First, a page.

Supreme Court Decides on Compensating Time for “Changing Clothes”HR Resource
January 29, 2014 — 2,160 views
Employers in industries where employees don work clothes got a shot in the arm when the US Supreme Court ruled that workers do not have to be paid for the time they spend in “donning and doffing” safety gear before or after their shifts. Such actions were not eligible for compensation under Section 203 (o) of the Fair Labor Standards Act.
US Steel, the employers, said that the time taken to put on or take off work clothes, which could come in for compensation, cannot be compensated as part of a collective-bargaining agreement’s provision made with the union of petitioners.
Justice Antonin Scalia, on behalf of the court, said items such as pants, leggings or hats were considered “articles of dress,” but added that safety glasses or respirators that some workers have to wear are not viewed as clothes, and that a ruling separating these items would be problematic for judges who handle cases of this nature.
The ruling came in the Sandifer v United States Steel Corp, where the employees had sought pay for time spent putting on and taking off work clothes and protective gear such as a flame retardant jacket, metatarsal boots, safety glasses, respirators, and ear plugs.
The Supreme Court said “clothes” were defined as “items that are both designed and used to cover the body and are commonly regarded as articles of dress,” and “that is what we hold to be the meaning of the word” for purposes of the statute.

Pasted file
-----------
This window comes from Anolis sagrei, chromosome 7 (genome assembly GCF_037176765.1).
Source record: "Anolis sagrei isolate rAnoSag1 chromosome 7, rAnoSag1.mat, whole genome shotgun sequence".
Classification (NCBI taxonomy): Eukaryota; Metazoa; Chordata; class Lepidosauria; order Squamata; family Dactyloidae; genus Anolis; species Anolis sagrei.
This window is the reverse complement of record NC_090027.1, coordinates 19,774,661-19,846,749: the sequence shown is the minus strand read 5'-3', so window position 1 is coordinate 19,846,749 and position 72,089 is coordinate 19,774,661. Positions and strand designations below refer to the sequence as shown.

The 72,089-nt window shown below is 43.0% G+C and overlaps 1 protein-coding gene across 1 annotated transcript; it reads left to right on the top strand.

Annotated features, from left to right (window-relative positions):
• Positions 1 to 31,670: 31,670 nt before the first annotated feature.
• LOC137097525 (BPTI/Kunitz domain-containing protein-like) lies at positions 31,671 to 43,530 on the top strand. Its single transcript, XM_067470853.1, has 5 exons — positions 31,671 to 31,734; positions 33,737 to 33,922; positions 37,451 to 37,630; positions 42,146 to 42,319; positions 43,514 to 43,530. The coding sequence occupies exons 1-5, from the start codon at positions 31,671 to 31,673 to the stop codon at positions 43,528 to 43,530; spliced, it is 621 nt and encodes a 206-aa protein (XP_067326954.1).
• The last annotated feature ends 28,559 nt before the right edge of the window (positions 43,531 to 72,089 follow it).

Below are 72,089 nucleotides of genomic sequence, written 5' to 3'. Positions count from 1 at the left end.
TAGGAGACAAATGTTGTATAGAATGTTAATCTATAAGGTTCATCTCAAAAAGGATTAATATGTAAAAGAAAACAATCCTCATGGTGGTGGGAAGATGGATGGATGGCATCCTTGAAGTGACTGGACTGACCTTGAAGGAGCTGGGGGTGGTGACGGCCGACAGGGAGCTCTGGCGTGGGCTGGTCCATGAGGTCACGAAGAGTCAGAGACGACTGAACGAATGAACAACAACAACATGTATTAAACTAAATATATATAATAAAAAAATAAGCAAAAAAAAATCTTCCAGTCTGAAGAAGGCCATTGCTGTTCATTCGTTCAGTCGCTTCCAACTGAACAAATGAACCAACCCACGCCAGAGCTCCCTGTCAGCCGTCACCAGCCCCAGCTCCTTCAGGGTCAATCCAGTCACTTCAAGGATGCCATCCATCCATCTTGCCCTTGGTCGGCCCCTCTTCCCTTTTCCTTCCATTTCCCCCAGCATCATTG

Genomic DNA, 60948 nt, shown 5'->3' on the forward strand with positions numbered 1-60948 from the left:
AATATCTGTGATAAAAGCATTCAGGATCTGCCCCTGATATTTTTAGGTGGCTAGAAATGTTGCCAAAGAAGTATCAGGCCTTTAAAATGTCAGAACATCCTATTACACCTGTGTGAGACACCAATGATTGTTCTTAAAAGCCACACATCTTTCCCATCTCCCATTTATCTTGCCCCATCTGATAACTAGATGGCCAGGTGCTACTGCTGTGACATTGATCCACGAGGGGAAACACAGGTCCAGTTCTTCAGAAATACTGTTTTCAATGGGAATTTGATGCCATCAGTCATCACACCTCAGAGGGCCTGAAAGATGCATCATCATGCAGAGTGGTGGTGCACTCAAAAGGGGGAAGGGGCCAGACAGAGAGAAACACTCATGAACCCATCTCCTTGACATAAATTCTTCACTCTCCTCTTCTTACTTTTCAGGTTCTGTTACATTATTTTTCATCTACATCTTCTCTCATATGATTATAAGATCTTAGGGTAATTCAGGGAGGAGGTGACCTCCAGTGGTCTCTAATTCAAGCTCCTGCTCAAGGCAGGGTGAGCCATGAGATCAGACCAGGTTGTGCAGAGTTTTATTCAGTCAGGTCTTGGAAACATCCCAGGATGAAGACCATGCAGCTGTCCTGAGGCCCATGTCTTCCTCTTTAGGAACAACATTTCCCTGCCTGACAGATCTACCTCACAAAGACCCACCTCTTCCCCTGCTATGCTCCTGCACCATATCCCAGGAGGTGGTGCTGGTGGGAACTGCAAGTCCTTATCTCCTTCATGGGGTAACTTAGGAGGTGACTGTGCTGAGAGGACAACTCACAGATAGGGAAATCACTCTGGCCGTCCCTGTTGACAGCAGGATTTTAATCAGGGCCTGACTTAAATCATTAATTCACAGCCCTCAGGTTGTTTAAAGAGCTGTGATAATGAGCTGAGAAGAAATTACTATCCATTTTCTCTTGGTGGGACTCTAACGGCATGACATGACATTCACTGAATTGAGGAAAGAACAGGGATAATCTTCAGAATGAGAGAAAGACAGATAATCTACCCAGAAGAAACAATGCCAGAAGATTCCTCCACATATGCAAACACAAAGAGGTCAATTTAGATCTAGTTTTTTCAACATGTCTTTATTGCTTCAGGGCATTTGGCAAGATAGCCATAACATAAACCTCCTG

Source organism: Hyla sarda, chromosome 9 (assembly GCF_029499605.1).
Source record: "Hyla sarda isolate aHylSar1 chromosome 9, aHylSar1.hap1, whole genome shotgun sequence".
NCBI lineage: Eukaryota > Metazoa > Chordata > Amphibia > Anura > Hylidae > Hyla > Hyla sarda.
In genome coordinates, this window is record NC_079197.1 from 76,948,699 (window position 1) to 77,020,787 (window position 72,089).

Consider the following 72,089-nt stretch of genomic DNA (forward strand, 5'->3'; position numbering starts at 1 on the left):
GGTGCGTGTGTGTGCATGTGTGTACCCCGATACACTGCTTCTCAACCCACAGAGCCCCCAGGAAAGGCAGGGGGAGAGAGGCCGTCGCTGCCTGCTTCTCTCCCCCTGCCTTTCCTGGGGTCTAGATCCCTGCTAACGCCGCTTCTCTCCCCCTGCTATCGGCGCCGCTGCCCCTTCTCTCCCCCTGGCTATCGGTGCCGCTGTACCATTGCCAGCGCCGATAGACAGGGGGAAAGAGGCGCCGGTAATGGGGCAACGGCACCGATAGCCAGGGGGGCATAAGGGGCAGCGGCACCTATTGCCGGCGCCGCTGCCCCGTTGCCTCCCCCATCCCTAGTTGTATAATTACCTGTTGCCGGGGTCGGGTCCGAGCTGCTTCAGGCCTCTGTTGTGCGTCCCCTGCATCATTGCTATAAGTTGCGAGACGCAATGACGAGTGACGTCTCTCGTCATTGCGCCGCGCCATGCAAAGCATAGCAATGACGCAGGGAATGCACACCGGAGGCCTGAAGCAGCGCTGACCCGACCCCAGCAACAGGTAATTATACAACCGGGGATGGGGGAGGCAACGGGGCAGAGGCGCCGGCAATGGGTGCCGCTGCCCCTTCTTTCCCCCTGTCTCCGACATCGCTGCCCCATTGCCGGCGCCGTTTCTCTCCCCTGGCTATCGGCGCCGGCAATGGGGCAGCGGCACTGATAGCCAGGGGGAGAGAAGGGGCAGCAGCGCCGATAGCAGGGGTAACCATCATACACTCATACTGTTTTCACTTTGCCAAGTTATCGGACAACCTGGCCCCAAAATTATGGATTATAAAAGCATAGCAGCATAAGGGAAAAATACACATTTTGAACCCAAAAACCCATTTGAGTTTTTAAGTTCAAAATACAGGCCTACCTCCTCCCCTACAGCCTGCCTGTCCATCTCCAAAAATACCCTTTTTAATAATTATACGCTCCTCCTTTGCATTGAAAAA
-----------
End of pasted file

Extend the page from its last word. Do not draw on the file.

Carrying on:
IBP v Alvarez
A similar case that comes to mind is the IBP v Alvarez case in which the Supreme Court heard in 2005, where poultry processing workers argued that the time taken to wear or take off protective clothing or contraptions should be included in their wages. The Supreme Court had held that wearing or taking off protective clothing was “an integral and indispensable part of the principal activities” of the poultry workers’ job as they could not carry out tasks without them.
Going ahead, there will be a line that separates donning and doffing in connection to basically protective equipment where compensation may be claimed, and primarily protective clothes where compensation cannot be given, if they are designated that way under a collective bargaining agreement or CBA. Under Section 203 (o), “a labor union and an employer may agree (in a collective-bargaining agreement) on whether “time spent in changing clothes...at the beginning or end of each workday, be compensable.”